July 14, Tuesday

The previous night’s rain had cleared by morning. Except for a few scattered clouds, the day was promising, but as we readied ourselves to drive to the seaside town of Portmeirion, there crept in premonitions. Thinking of the long, winding, narrow road in and out of Beddgelert that we would travel twice, I could not shake off parallels to Woody Allen’s fears depicted in Everything You Wanted to Know about Sex as a sperm-trainee preparing to be shot down a pre-moistened urethra to an uncertain fate.

Wales has an answer to William Randolf Hearst’s castle in the artificial village of Portmeirion built on an estuary along the middle coast of the country. The Hearst estate is described as Mediterranean Revival, while Portmeirion is a touch less formal, more playful, and referred to as “Italianate.” It, as fate would have it, was a receptive ovum.

This work of a rich architect, started about five years after San Simeon (Hearst’s castle), was created in part to protect an important estuary from untamed development. It is self-sustaining both by sales of parking/entry fees, by the rental of cottages and rooms, and by the sale of overpriced doodads at the gift shop and poorly prepared food at the 50s-style restaurant-dinner. Come to think of it, the limp fries and dirty water glasses might have been an intentional concession to the the period. Otherwise, the little village made for a thoroughly enjoyable few hours.

Portmeirion has been used by film studios as a set, most notably as the set for the short but popular British series The Prisoner from the late 60s, when it served as “the village” where the title character was held. The series kept the location unidentified until the credits of the last episode, giving the caretakers time to arrange for fee collection when the adoring swarms descended.

I cannot resist this quote from Wikipedia, which car rental agencies could use to prod cheap customers into springing for the GPS option no mater how overpriced:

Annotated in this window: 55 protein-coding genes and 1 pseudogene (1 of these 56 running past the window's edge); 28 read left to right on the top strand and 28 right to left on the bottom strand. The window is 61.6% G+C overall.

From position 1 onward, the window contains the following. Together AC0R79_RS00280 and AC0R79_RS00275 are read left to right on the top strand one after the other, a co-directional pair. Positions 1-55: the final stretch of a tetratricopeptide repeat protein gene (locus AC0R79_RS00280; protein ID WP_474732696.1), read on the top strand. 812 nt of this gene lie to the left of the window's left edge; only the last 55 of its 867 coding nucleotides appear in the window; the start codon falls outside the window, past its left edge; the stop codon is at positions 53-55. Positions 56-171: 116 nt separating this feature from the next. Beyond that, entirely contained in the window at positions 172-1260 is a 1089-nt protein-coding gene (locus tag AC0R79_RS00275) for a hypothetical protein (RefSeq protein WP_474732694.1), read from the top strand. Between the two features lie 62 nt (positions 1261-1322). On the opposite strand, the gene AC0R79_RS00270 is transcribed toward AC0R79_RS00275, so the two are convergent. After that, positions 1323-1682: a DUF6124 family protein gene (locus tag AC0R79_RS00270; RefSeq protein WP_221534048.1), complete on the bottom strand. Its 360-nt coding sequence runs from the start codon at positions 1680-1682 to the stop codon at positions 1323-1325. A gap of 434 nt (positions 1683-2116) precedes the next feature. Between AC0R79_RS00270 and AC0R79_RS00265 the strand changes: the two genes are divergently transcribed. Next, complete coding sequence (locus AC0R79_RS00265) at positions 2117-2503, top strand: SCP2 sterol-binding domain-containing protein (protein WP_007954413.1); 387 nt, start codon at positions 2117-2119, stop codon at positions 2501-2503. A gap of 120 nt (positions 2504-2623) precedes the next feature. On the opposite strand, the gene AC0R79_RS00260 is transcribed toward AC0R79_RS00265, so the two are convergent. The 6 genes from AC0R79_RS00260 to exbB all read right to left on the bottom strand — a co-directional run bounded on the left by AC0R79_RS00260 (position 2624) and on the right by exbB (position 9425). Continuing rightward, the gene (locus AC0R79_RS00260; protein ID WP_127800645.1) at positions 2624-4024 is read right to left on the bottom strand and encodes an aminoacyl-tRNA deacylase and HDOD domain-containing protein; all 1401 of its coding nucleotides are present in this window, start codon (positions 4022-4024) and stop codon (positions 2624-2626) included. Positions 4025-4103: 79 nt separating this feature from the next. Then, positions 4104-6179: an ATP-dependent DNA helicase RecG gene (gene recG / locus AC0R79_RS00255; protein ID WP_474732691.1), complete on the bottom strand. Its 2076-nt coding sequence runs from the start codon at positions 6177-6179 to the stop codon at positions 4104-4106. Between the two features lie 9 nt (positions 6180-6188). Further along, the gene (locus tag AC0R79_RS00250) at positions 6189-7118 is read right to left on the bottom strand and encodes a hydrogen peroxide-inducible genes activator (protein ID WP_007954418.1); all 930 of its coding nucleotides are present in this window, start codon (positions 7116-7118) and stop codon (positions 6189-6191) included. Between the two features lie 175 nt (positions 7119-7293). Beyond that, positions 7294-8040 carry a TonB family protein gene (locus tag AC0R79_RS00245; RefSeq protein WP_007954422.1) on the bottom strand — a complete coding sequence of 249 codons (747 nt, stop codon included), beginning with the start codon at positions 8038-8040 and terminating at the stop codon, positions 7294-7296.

The village is located in the community of Penrhyndeudraeth, on the estuary of the River Dwyryd, 2 miles (3.2 km) south east of Porthmadog, and 1 mile (1.6 km) from the railway station at Minffordd, which is served by both the narrow gauge Ffestiniog Railway and Arriva Trains Wales (Cambrian Line).


We returned to Beddgelert without incident. Smiling though we are, it is sad to think that we are unlikely to return to this unusual part of the civilized world. Our three nights in Wales will long standout among the most charming destinations we have had the good fortune of finding.

Published by Sambandar

Hiker, bridge player, and amateur opinionist living in this wonderful American city for nearly 30 years. I maintain a silly blog when traveling.

2 thoughts on “Portmeirion

  1. The pictures of Portmerion are quite unusual. And when you finally presented a picture of both of you in one frame I was very pleased. Great picture. But above that picture in red print, you reminded me that back in high school you were not known for your spelling, so I’m not certain if you were attempting to brag about your ability to spell towns in Welch or you simply reverted back to your poor spelling. Please advise or I’ll have to check this out for myself. No apology necessary, either way.

  2. I simply cut and pasted the entry from Wikipedia. The point I should have made is that finding a location by wading through a dense cluster of consonants, trying to determine where the English translation hides, on narrow roads with speed limits laughably high, is not for any driver desirous of finding a specific destination.

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